As early as 1965, definite plans were being drawn up for Apollo 11, the first ’G-Mission’ in the Apollo program. Its objective was to be the first to land a man on the Moon – even “before this decade is out”, as called for by President John F. Kennedy before his assassination in 1963, “and return him safely to Earth”. It was not until 1967 that the decision became generally accepted to allow not one but two of the astronauts to disembark from the lunar module onto the surface of the Moon. In January 1969, NASA announced the names of the three astronauts with whom the first Moon landing was to take place. The crew was selected on the rotation principle that had been applied up to that time in the Apollo program. The reserve crew of a preceding flight had to wait for two further flights before themselves being assigned for a flight. This meant that the backup crew for Apollo 8 – Neil Armstrong, Edwin ‘Buzz’ Aldrin and Fred Haise – would make up the crew for Apollo 11. Neil Armstrong, the Apollo 11 Commander, was however able to get Michael Collins selected in place of Haise because Collins had lost his place in the Apollo 8 backup crew on account of a medical condition. Neil Armstrong came from Ohio and was 39 years old when the mission began. Before entering his career as an astronaut, he worked as a naval aviator and civilian test pilot. He died on August 25, 2012. Buzz Aldrin was the same age, came from New Jersey, served in the armed forces, and had been stationed for a while in Germany. He received a Ph.D. in astronautics with a thesis on guidance techniques for manned orbital rendezvous. This led to his being given the nickname ‘Dr. Rendezvous’. Michael Collins, too, was born in 1930 and flew US Air Force fighter jets before becoming an astronaut.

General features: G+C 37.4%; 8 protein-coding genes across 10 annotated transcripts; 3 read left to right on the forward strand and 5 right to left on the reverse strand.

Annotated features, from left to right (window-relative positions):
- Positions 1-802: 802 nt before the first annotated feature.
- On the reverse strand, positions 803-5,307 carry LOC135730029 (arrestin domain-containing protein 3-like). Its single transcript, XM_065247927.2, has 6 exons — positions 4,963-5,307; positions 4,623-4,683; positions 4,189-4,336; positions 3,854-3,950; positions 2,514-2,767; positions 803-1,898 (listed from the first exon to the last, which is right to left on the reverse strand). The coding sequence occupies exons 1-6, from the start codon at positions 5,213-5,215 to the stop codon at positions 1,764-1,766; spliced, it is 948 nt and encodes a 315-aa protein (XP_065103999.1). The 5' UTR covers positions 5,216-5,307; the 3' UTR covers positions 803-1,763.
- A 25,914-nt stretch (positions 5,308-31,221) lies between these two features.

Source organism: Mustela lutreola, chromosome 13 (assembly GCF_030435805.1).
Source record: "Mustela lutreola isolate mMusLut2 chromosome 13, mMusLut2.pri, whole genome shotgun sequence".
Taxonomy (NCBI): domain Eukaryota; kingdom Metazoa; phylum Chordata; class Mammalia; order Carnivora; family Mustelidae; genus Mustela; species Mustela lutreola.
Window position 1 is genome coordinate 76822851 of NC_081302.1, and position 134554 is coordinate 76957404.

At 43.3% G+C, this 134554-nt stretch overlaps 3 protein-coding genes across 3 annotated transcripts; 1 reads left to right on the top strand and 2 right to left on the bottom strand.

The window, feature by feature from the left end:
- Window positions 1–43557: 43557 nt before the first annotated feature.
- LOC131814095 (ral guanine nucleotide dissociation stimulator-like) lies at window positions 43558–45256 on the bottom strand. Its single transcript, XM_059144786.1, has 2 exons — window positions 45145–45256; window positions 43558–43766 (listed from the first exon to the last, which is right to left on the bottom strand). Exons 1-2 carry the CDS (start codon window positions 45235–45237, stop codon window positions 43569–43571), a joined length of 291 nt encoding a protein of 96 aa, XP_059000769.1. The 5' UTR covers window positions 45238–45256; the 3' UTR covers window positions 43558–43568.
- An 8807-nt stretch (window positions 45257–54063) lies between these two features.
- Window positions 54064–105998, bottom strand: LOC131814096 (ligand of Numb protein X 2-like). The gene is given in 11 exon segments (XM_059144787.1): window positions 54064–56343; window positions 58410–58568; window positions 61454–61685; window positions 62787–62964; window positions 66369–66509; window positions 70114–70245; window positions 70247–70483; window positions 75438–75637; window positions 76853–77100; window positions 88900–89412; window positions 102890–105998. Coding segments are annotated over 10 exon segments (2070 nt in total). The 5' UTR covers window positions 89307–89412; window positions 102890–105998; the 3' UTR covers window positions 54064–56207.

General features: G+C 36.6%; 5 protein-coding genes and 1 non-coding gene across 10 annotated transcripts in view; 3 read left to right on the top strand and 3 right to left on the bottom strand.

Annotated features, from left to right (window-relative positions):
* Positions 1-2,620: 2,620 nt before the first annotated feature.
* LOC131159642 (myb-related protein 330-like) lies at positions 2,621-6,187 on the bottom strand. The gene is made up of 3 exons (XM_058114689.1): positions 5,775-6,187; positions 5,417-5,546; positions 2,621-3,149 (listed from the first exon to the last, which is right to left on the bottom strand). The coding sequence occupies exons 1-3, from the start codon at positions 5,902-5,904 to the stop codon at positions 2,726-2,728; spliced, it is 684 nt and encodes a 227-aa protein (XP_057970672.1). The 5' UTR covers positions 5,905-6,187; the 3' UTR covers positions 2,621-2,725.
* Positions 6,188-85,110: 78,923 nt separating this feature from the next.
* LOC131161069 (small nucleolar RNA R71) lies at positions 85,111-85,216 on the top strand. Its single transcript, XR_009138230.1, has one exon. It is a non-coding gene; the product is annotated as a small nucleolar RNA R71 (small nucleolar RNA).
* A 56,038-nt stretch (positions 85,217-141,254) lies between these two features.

The configuration of launch vehicle and spacecraft was almost identical to that of Apollo 10. The Saturn V build for the launch had the serial number AS-506. The command module was named ‘Columbia’ and the lunar module was given the name ‘Eagle’, the American heraldry animal. The eagle shown in the mission emblem has an olive branch in its claws to show that the USA was flying on a peaceful mission to the Moon. Originally, to save weight, NASA did not want to include any scientific experiments on the first Moon landing. Following the advice of the consulting scientists, however, NASA did prepare a small set of instruments known as EASEP (Early Apollo Scientific Experiment Package).